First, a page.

“Well, I went to a girls grammar school – I went to Manchester High School for girls, so I was brought up in a very academic environment, where I was expected to go and become a lawyer, or an accountant or something along those lines and I felt a lot of pressure at the time because I’m fairly bright, but I wouldn’t say I was really academic, you know, I’m not one of those super intelligent people, I’m much more creative. So, for me at that point, there weren’t really any creative options, it wasn’t something that was talked about back then. And I only really knew about make up because I had previously done some modelling so had some experience of being on photoshoots, and I was doing my A Levels and someone came round college with these options for a night course, and I saw Interior Design and thought, ‘oh yeah, I’d love to do that!’ and then I saw Cosmetic Make Up and I thought, ‘Well maybe I’ll do Make Up so I could earn some money on the side while I go to Uni!’ Or you know have a year out and just do Make Up, so that was why I started it. And from there, well I realised it wasn’t quite that easy.” (We all laugh) “But once I’d started, I thought, ‘Well I can’t stop now,’ and I loved it, I was so passionate, and it’s been my hobby since then and I was 17 then.”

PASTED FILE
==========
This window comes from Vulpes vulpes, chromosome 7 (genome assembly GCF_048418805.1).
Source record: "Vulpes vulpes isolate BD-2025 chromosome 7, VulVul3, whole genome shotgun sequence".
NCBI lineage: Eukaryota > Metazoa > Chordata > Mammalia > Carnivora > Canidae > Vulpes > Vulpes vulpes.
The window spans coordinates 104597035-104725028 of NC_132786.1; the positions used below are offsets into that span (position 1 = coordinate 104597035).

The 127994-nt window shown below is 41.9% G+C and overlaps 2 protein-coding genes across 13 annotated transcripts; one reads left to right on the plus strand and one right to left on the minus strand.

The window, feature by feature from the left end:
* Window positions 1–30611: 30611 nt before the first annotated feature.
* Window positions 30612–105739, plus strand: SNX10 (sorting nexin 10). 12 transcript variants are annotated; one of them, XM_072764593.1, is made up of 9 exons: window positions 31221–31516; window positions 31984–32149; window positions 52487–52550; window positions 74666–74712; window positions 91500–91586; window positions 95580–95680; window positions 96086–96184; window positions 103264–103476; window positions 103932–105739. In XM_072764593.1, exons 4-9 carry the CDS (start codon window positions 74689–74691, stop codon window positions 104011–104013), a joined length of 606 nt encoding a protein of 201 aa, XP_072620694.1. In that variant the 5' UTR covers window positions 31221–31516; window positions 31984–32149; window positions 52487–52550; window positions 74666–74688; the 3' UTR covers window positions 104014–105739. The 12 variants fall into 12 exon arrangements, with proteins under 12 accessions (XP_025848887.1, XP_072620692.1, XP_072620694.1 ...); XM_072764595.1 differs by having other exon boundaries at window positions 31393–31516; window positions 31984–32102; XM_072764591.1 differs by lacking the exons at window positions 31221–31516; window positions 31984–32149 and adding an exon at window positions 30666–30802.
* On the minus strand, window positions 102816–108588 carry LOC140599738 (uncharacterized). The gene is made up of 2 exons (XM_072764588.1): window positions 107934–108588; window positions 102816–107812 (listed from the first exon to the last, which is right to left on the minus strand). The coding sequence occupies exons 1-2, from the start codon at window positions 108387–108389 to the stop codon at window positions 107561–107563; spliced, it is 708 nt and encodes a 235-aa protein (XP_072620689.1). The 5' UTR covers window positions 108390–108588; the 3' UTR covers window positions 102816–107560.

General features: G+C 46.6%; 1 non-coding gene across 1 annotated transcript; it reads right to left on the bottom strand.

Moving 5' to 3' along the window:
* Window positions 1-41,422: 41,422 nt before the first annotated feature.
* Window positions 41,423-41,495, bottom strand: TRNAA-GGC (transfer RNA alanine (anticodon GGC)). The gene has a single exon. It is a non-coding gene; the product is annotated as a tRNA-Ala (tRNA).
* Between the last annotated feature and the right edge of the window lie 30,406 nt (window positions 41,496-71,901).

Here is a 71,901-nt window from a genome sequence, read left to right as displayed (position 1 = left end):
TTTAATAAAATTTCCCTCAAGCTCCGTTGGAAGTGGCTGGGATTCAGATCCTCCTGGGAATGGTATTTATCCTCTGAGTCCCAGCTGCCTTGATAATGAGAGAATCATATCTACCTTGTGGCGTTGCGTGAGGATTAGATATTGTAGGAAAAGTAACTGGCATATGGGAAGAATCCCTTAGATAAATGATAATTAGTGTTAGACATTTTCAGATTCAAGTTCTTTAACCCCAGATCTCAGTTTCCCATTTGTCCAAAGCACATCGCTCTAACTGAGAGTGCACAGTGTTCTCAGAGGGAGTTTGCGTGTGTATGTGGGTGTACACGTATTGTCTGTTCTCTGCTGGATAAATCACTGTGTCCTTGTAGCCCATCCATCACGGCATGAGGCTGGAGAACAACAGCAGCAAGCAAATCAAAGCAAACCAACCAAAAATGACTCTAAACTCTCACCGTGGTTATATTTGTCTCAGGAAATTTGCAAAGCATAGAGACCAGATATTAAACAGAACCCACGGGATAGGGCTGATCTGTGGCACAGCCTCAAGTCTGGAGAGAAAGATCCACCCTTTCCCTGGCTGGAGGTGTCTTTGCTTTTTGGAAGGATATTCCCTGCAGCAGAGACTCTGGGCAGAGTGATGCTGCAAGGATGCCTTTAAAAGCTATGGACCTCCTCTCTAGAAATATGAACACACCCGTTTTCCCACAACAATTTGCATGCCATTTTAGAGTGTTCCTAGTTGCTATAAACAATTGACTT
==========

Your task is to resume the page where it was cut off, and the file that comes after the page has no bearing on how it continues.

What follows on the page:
Obviously, you went on to create a successful career for yourself, when Make Up wasn’t really seen as a ‘proper’ career choice at that time.